Can someone talk to me like a little child and explain it

Any lessons gladly absorbed.

idea 1: opposition

Invalid FEN inserted - 4k3/8/3PK3/8/8/8/8/8/ w

The two kings cannot approach each other. If white is to play, he doesn't want to play d7+ because after Kd8 Kd6 we have stalemate. It is said that black has the 'opposition' and can draw the game. If black is to play, he has to get 'out of the way' of white's king because of 'opposition' and will lose (e.g. Kd8 d7 Kc7 Ke7 wins).

- 05 Apr '05 18:00 / 1 edit

idea 2: distant opposition*Originally posted by Alcra***Thanks guys, I now know what it means, but haven;t the foggiest "what it means!"**

Can someone talk to me like a little child and explain it

Any lessons gladly absorbed.

Invalid FEN inserted - 8/8/4k3/8/8/8/3KP3/8/ b

If white is to move, he cannot prevent black from taking opposition as soon as white moves to the third rank. However, if black is to move, he can play Kd6! taking distant opposition. White cannot 'mirror' his move because his own pawn stands in the way on e2, therefor he has to allow black to take opposition and draw.

- 05 Apr '05 18:00 / 1 edit

idea 3: related (conjugated) squares*Originally posted by Alcra***Thanks guys, I now know what it means, but haven;t the foggiest "what it means!"**

Can someone talk to me like a little child and explain it

Any lessons gladly absorbed.

Invalid FEN inserted - 8/k7/3p4/p2P1p2/P2P1P2/8/8/K7/ w

White would win if he could get the king to b5 or g5. To get him on g5 is a matter of gaining enough tempi to be at h4 faster than black can get to f6.

Similarly, white could reach b5 only from c4 if black cannot go to a5 or b5 in time. But a5 is not good enough when white has the move because then white has the necessary tempi to reach h4 ahead of black to f6. Therefor, c4 and b5 are 'related' squares, and have the equivalent effect as opposition.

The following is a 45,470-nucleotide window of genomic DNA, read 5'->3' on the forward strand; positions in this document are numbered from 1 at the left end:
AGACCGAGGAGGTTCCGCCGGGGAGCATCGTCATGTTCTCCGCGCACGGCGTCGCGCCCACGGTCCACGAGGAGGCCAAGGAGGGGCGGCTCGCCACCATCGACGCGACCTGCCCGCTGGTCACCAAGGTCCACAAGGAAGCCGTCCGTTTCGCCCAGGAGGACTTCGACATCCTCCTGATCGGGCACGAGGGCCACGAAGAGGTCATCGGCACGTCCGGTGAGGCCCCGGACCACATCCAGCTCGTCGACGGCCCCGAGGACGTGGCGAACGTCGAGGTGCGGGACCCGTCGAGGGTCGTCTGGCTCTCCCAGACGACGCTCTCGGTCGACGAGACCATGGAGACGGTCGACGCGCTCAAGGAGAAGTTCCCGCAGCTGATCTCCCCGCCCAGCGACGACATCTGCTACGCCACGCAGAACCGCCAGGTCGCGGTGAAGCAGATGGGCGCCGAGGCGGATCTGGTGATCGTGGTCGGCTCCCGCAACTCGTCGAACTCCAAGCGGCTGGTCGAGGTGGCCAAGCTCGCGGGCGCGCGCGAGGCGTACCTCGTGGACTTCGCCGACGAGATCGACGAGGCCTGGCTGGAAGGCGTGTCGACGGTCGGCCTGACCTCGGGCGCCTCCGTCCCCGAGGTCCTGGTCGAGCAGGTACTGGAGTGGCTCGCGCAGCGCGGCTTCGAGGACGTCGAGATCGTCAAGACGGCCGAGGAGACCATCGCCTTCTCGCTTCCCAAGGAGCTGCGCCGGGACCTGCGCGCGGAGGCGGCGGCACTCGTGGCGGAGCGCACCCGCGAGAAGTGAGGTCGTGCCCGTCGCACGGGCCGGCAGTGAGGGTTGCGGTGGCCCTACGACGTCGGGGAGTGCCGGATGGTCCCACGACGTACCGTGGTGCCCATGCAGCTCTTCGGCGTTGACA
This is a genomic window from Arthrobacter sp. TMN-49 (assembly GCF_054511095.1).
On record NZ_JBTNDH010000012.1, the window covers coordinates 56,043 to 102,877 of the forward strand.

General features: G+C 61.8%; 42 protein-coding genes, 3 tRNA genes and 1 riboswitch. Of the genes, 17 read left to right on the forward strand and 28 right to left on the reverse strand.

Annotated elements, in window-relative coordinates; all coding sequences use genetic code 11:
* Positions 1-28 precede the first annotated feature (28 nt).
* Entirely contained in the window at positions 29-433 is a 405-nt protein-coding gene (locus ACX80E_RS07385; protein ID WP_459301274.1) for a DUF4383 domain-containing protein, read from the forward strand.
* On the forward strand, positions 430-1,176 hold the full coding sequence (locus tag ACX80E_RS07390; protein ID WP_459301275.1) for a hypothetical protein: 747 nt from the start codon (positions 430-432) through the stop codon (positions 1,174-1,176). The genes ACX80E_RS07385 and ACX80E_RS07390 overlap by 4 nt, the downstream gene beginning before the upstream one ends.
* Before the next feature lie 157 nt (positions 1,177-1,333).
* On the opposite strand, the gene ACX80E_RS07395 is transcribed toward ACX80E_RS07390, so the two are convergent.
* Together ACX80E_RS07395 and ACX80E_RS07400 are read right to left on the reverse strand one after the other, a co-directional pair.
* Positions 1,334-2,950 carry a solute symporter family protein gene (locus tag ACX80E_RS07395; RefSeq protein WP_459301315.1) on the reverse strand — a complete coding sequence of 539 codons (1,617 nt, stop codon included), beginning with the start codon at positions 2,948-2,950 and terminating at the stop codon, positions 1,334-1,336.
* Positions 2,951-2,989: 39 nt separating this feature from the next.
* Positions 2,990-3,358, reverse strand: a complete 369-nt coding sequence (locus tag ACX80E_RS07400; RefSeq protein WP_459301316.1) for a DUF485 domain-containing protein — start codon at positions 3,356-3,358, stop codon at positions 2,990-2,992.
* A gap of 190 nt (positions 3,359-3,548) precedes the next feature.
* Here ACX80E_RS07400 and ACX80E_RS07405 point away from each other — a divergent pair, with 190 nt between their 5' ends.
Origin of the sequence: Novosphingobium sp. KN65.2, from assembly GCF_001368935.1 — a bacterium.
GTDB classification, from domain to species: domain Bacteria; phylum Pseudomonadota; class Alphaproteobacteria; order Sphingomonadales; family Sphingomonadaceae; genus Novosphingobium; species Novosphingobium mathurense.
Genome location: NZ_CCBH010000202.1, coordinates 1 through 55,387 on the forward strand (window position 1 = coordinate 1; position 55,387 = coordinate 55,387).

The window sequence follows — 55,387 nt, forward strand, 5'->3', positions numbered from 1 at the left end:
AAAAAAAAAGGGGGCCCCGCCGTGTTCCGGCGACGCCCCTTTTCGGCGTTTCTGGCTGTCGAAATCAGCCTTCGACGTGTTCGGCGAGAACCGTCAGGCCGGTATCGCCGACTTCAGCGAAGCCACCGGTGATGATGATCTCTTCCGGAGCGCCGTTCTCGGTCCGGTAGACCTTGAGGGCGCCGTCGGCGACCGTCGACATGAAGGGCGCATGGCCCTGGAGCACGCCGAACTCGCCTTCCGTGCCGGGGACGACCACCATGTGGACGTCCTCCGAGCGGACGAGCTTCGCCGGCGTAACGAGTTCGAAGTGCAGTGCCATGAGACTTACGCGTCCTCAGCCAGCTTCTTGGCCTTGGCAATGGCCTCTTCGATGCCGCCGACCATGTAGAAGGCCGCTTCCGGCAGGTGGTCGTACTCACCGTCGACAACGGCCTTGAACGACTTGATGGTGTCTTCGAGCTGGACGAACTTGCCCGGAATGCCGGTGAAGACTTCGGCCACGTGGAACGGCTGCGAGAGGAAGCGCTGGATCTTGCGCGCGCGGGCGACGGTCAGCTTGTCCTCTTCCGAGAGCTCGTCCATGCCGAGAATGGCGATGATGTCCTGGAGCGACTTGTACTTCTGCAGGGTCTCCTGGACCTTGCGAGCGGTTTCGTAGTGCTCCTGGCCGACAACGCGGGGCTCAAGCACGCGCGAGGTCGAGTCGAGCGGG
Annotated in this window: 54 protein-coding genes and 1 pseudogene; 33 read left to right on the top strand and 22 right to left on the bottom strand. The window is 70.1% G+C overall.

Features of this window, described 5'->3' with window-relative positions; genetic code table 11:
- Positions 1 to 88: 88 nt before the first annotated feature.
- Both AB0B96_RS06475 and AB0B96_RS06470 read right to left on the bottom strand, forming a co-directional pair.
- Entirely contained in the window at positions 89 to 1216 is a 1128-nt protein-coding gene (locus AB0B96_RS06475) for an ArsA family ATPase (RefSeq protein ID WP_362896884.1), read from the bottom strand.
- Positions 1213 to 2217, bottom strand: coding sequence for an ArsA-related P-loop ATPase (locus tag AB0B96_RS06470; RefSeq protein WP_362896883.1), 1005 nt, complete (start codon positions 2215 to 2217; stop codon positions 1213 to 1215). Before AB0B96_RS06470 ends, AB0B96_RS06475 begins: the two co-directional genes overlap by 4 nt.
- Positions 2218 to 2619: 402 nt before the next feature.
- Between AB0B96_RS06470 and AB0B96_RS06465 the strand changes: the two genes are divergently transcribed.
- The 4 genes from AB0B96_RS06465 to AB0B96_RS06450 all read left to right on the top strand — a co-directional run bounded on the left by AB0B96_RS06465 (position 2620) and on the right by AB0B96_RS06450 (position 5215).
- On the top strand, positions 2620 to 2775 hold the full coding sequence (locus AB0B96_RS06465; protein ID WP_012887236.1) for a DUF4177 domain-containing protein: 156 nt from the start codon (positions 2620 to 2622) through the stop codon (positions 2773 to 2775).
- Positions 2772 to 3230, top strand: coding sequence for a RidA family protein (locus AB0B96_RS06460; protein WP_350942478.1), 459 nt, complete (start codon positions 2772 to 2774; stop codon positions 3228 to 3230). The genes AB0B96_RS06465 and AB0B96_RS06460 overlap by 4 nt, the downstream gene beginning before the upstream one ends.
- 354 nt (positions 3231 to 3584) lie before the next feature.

Going a step further, the squares couples b3-a7, c3-b7 and d3 - c7 are 'related square' couples. Whoever enters one of these first has to give up 'opposition' if the other one can reach the 'related' square.

Going one more step further, b2-a8, c2-b8, and d2 c8 are 'related' squares. More generally spoken (and assuming that the tempo battle towards h4/f6 is still in balance) the rectangles' b2-d3' and 'a8-c7' are 'related. They are called the 'primary domain'. Whoever enters that domain first is bound to give up opposition.

White can win here with the following sequence: 1.Kb1 (stays out of the primary domain) Kb7 (follows and keeps the squares on 8th rank free to be able to occupy them if white moves to the second rank) 2.Kc1 Kc7 (he has to follow towards f6) 3.Kd1 Kd7 4.Kc2! Kc8 (black cannot reach b8) 5.Kd2! (occupies the related square) Kd7 6.Kc3 Kc7 (he has to follow) 7.Kd3! and wins because blackhas to leave the related square, and cannot prevent that white will access either b5 or be fast enough to h4.

EDIT: it is probably too abstract (and hopefully without too many mistakes) but I hope it at least illustrates the ideas.